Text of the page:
LEFT JOIN performance


#1

Hi,
I’m currently testing MapD as potential supplement to BigQuery. I’ve constructed a typical query that we run on BQ to run on MapD and was wondering whether the results I’m getting are correct or there is some optimisation potential.

We have two tables with the following # of rows and unique user_ids:

  1. user_stats (facts table)

  2. users (dimensions table)

The field user_id is defined in both tables as “user_id TEXT ENCODING DICT”

We now try to run the following test query.

    SELECT 
    stats.date,
    u.age,
    count(1)
    FROM user_stats_90d stats
    LEFT JOIN users u USING(user_id)

    GROUP BY 1,2
    LIMIT 10

This query takes about 10s to finish (when the data is already in memory)

Is that an expected performance in this case or am I doing something wrong?

My setup:

  • Latest community edition of MapD (cpu only version on Ubuntu)
  • Google Cloud Compute engine instance with 64cpu and 420GB of memory (nothing else running on it)
  • CPU platform: intel skylake
  • 415GB of free memory after the test

Looking forward to your replies.
Best,
Dimitri


#2

Hi @dimitrimasin, thanks for your post.

I noticed that your join is not going to be 1-to-1 (i.e. there are multiple entries in the dimension table for each user), and such joins are likely never to be as performant as 1-to-1 joins. That said, I think we can improve performance by tweaking a few things.

By default MapD partitions data in 32M “fragments”, and when running on CPU we split work between cores by partition/fragment. So in your case only two cores would be used, since 56M rows / 32M default fragment size = 1.75.

The first thing I would try is making the fragment size smaller, in your case perhaps 880000 rows so that each of the 64 cores has roughly equal data to work with(documentation here). I do worry about overhead of merging all that data at the end of the query, so it may end up that a bigger fragment size may work better.

The second thing we can try if fragment resizing doesn’t help performance enough is sharding both tables on user_id (docs here). But I would recommend trying the first approach and seeing if it helps performance first. Let us know what you see.

Regards


#3

@darwin thanks a lot for your suggestions. Whenever I’ve tried to define fragments size MapD didn’t load the data after waiting for hours, no error message, no cpu or disk usage.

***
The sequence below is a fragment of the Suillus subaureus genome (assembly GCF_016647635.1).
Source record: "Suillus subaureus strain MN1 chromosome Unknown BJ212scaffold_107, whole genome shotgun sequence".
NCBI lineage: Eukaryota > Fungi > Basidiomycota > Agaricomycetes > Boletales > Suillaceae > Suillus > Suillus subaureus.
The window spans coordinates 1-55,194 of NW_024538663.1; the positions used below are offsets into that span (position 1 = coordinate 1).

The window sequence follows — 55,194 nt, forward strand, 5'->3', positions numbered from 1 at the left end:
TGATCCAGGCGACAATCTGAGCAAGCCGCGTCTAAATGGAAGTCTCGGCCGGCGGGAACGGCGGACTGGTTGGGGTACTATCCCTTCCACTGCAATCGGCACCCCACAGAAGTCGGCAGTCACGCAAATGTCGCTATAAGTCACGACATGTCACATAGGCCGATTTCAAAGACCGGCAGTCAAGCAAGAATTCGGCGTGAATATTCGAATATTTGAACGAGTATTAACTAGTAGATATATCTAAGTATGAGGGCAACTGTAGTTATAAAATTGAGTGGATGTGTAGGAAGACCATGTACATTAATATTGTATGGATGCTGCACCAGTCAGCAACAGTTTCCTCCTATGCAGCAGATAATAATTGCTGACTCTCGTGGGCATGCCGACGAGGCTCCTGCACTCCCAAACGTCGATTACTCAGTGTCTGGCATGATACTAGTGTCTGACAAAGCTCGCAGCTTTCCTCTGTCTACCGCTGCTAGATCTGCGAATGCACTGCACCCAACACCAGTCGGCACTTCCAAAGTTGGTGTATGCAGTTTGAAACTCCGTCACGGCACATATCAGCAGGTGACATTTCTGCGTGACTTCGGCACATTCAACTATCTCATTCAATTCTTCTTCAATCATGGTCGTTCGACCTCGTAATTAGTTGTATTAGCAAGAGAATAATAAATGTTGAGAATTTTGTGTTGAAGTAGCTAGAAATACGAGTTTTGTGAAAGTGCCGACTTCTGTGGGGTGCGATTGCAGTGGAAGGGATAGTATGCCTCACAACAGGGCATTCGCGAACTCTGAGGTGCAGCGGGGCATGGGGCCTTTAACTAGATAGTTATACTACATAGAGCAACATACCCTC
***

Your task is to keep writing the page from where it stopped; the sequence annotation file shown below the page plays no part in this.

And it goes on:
I’ve also tried sharding which has worked well. 4 shards brought the execution time to 3 secs, 8 shards to 1 sec and 16 shards to 0.5sec.

Would you expect an additional speed-up from a GPU if it were a GPU setup?


#4

it depends which and how many GPUs you have installed on system.

trying with two tables with a realtion 1-n like your and using 2 cores of an haswell clocked @4.2ghz (you are using an estimate of 13-14) and a pascal GPU with 3584 CUDA Cores the response times are the following

mapdql> \gpu
mapdql> select DATA_EMISSIONE, STATO_FATTURA_PCC,count() from fatture join cig_cup on fatture.NUME_PROG_FATTURA=cig_cup.NUME_PROG_FATTURA group by 1,2 limit 10;
2014-01-01|LA|36
2014-01-02|LA|348
2014-01-03|LA|125
2014-01-04|LA|15
2014-01-05|LA|16
2014-01-06|LA|16
2014-01-07|LA|357
2014-01-08|LA|262
2014-01-09|LA|324
2014-01-10|LA|391
10 rows returned.
Execution time: 378 ms, Total time: 388 ms

mapdql> \cpu
mapdql> select DATA_EMISSIONE, STATO_FATTURA_PCC,count() from fatture join cig_cup on fatture.NUME_PROG_FATTURA=cig_cup.NUME_PROG_FATTURA group by 1,2 limit 10;
2014-01-01|LA|36
2014-01-02|LA|348
2014-01-03|LA|125
2014-01-04|LA|15
2014-01-05|LA|16
2014-01-06|LA|16
2014-01-07|LA|357
2014-01-08|LA|262
2014-01-09|LA|324
2014-01-10|LA|391
10 rows returned.
Execution time: 5936 ms, Total time: 5949 ms

the cardinality of tables is the following

mapdql> select count() from fatture;
61789225
1 rows returned.
Execution time: 14 ms, Total time: 14 ms
mapdql> select count(
) from cig_cup;
39894179
1 rows returned.
Execution time: 14 ms, Total time: 15 ms

using more 12-13 cores the CPU response time would be around 1 sec, so it’s likely that with a gpu enabled system you would get a big speedup


#5

Hi @dimitrimasin,

Sorry to hear that. Can you paste your DDL for the table creation? What fragment size did you use.

Glad to hear that sharding worked well. As @aznable mentioned, adding GPUs should drop the query times significantly, and it should scale well to multiple GPUs particularly with sharding enabled (that said, timings will be dependent on a variety of factors).

Regards